C&W boss backs Govt. telecoms reform plan

Source: The Royal Gazette

Bermuda lags behind many rival business jurisdictions in the quality of its telecommunications links and Government’s proposed reforms of the industry will help to rectify the situation.

That is the view of Cable & Wireless chief executive officer Eddie Saints, who believes the changes will bring advantages to consumers, especially international business.

And he suggested that local internet service providers (ISPs), which have strongly opposed the reforms, should instead accept change as inevitable and take the opportunities it brings.

Mr. Saints’ company has just unveiled plans to install a new $22-million undersea fibre optic cable, linking the Island with the US. It will have 700 times the capacity of the ageing cable it will replace.

The proposals by the Ministry of the Environment, Telecommunications and E-Commerce (METEC) would remove restrictions on foreign ownership in the telecommunications industry by dropping the 60/40 rule. They would also dismantle the licensing system that currently restricts companies to a single area of operation such as internet or local call provision.

The proposals have received a mixed reaction from the industry, with some saying the new rules would encourage the large foreign investment necessary for the Island to have the very latest telecommunications technology.

But others, notably the predominantly locally owned ISPs, say dropping ownership restrictions would lead to a monopoly or duopoly and wipe out Bermudian ownership in the industry within a year.

The Government has gauged opinions of the industry and the public and the proposals are yet to be confirmed as policy.

“We provide basic services in Bermuda, but not the kind of high-speed service you can get in other jurisdictions like Monaco and Jersey, where you can get 12 megabits delivered to the household,” Mr. Saints said.

“We are lagging behind others now, but we are hoping to see significant benefits to consumers from our investment in the new cable.

“We can buy computers with integrated internet-ready boxes and cameras and microphones fitted, capable of dealing with multi-stream video, and so you can just plug it in and communicate with the world. Our only restraining factor is the local internet network.

“With the amount of investment needed, there is no doubt that the reforms put forward by the Ministry are necessary.” He said the ISPs had been given “every opportunity to contribute to the reform process in a transparent manner”. Mr. Saints claimed the reforms would bring the best answers for everyone.

“I believe there are some unfair protections in the industry at the moment,” Mr. Saints said. “They (the ISPs) want to go and operate internationally but they don’t want a level playing field.

“There are two schools of thought here. Some people want to keep everything the same. Others accept that change is inevitable and will try to make the most of it.”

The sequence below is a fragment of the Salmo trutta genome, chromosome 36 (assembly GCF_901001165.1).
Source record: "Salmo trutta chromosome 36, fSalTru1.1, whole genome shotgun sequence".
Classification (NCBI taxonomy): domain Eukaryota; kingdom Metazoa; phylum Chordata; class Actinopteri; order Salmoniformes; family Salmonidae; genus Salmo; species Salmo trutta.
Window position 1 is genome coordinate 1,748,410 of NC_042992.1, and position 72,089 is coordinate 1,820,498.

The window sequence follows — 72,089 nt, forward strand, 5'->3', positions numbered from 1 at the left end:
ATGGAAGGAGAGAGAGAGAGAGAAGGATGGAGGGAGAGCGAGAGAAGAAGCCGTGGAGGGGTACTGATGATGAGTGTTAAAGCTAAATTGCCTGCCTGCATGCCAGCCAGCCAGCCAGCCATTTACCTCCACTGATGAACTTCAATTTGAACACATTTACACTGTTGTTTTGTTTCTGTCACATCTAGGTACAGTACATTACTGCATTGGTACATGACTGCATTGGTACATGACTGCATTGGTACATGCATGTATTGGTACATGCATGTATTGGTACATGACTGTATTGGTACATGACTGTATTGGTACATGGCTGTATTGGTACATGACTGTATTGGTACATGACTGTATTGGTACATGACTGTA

Mr. Saints said C&W Bermuda was delighted to have been able to make the investment in the new cable, which is hoped to be fully operational by the end of October.

He said the move was a “vote of confidence” in Bermuda, though it had been challenging to make the business case for the investment, since the Island market was so limited.

“We have been providing links between Bermuda and the rest of the world for 117 years and this is very much a long-term investment,” Mr. Saints said.

“We are hopeful that the reforms will go through and that will enable us to provide customers with a full suite of services. We want to be a one-stop shop for consumers and that will certainly make things easier for them.”

Last summer, C&W made a $205-million takeover bid for KeyTech Ltd., the owners of Bermuda Telephone Company and Logic Communications, among other companies. The Government opposed the move and so did KeyTech, which felt the bid undervalued the company.

The reforms now being proposed by Government would appear to allow that deal to now take place. But C&W said last week it had dropped its interest in KeyTech.

Mr. Saints explained: “I believe that takeover would be right for Bermuda. From our point of view, it was that we could bring that high capacity to the Island but not deliver it to the home or the desktop.

“It is because of uncertainty over what will happen with the reforms and because we aren’t sure whether the 60/40 rule will be dropped that, right now, we have moved away from that course of action.”

The CEO added that C&W owned a share of Quantum, which it would support to bolster high-speed internet connections through Quantum’s broadband network.

Bermuda is already served by a high-capacity fibre optic cable operated by Brasil Telecom. But after C&W made its announcement about its new cable, METEC Minister Neletha Butterfield responded by saying the Government was still looking for a telecom company to install another submarine cable. Mr. Saints said he was not at all bothered by that.

“Our decision to install this cable was nothing to do with the cable tender process,” he said. “It was a business decision.

“I know the international business community is very concerned about having a higher capacity and diverse cable infrastructure. So as far as Bermuda is concerned, the more cables we have the better.

“But I think it might be difficult for anyone to make a business case for the making the kind of investment necessary to install another new cable.”

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